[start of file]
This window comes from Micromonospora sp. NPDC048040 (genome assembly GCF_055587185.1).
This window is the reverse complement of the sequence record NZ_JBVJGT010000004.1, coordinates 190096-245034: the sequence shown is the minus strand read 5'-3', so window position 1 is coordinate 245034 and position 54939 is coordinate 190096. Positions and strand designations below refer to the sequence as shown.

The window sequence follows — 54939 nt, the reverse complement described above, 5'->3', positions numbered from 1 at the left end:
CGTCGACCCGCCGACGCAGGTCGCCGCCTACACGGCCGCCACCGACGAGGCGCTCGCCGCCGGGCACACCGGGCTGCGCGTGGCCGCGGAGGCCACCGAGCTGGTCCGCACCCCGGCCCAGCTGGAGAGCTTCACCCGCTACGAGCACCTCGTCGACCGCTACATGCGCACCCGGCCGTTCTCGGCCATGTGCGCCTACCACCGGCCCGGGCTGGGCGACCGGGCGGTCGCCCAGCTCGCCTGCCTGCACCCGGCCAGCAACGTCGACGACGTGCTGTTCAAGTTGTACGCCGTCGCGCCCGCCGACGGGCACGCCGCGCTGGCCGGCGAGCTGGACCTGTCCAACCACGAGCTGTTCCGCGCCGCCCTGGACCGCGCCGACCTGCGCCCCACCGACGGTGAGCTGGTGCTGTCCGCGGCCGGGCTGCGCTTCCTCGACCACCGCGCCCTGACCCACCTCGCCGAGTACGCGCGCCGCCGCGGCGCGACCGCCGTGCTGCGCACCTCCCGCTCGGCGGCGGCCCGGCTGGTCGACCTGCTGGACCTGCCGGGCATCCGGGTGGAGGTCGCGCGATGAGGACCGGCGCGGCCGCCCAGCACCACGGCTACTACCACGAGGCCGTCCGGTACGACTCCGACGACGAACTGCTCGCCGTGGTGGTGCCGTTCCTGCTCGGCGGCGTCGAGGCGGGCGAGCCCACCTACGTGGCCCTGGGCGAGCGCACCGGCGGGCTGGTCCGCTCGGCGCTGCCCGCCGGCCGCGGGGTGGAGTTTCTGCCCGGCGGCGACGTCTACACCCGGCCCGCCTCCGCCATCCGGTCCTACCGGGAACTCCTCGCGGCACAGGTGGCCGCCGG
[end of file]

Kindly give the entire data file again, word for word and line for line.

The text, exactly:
This window comes from Micromonospora sp. NPDC048040 (genome assembly GCF_055587185.1).
This window is the reverse complement of the sequence record NZ_JBVJGT010000004.1, coordinates 190096-245034: the sequence shown is the minus strand read 5'-3', so window position 1 is coordinate 245034 and position 54939 is coordinate 190096. Positions and strand designations below refer to the sequence as shown.

The window sequence follows — 54939 nt, the reverse complement described above, 5'->3', positions numbered from 1 at the left end:
CGTCGACCCGCCGACGCAGGTCGCCGCCTACACGGCCGCCACCGACGAGGCGCTCGCCGCCGGGCACACCGGGCTGCGCGTGGCCGCGGAGGCCACCGAGCTGGTCCGCACCCCGGCCCAGCTGGAGAGCTTCACCCGCTACGAGCACCTCGTCGACCGCTACATGCGCACCCGGCCGTTCTCGGCCATGTGCGCCTACCACCGGCCCGGGCTGGGCGACCGGGCGGTCGCCCAGCTCGCCTGCCTGCACCCGGCCAGCAACGTCGACGACGTGCTGTTCAAGTTGTACGCCGTCGCGCCCGCCGACGGGCACGCCGCGCTGGCCGGCGAGCTGGACCTGTCCAACCACGAGCTGTTCCGCGCCGCCCTGGACCGCGCCGACCTGCGCCCCACCGACGGTGAGCTGGTGCTGTCCGCGGCCGGGCTGCGCTTCCTCGACCACCGCGCCCTGACCCACCTCGCCGAGTACGCGCGCCGCCGCGGCGCGACCGCCGTGCTGCGCACCTCCCGCTCGGCGGCGGCCCGGCTGGTCGACCTGCTGGACCTGCCGGGCATCCGGGTGGAGGTCGCGCGATGAGGACCGGCGCGGCCGCCCAGCACCACGGCTACTACCACGAGGCCGTCCGGTACGACTCCGACGACGAACTGCTCGCCGTGGTGGTGCCGTTCCTGCTCGGCGGCGTCGAGGCGGGCGAGCCCACCTACGTGGCCCTGGGCGAGCGCACCGGCGGGCTGGTCCGCTCGGCGCTGCCCGCCGGCCGCGGGGTGGAGTTTCTGCCCGGCGGCGACGTCTACACCCGGCCCGCCTCCGCCATCCGGTCCTACCGGGAACTCCTCGCGGCACAGGTGGCCGCCGG